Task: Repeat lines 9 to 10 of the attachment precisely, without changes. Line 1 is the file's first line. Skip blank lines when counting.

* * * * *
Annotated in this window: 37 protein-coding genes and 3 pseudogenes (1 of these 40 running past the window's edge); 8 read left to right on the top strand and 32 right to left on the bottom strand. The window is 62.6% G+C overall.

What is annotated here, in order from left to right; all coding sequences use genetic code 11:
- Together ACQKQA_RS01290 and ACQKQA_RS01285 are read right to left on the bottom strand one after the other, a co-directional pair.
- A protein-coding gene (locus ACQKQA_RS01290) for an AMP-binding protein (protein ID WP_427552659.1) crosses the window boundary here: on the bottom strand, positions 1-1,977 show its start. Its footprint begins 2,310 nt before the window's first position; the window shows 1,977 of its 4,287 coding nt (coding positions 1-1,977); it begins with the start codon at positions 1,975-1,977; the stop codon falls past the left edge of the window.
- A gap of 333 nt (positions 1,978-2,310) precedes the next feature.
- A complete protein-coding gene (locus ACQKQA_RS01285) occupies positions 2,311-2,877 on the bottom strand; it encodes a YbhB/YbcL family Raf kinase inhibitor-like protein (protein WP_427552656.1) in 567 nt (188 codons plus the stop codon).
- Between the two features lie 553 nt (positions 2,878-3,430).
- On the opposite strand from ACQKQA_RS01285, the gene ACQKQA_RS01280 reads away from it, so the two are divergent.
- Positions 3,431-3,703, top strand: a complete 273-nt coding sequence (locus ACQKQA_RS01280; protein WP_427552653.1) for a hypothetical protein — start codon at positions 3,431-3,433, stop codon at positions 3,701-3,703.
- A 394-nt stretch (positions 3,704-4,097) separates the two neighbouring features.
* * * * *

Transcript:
- Positions 3,431-3,703, top strand: a complete 273-nt coding sequence (locus ACQKQA_RS01280; protein WP_427552653.1) for a hypothetical protein — start codon at positions 3,431-3,433, stop codon at positions 3,701-3,703.
- A 394-nt stretch (positions 3,704-4,097) separates the two neighbouring features.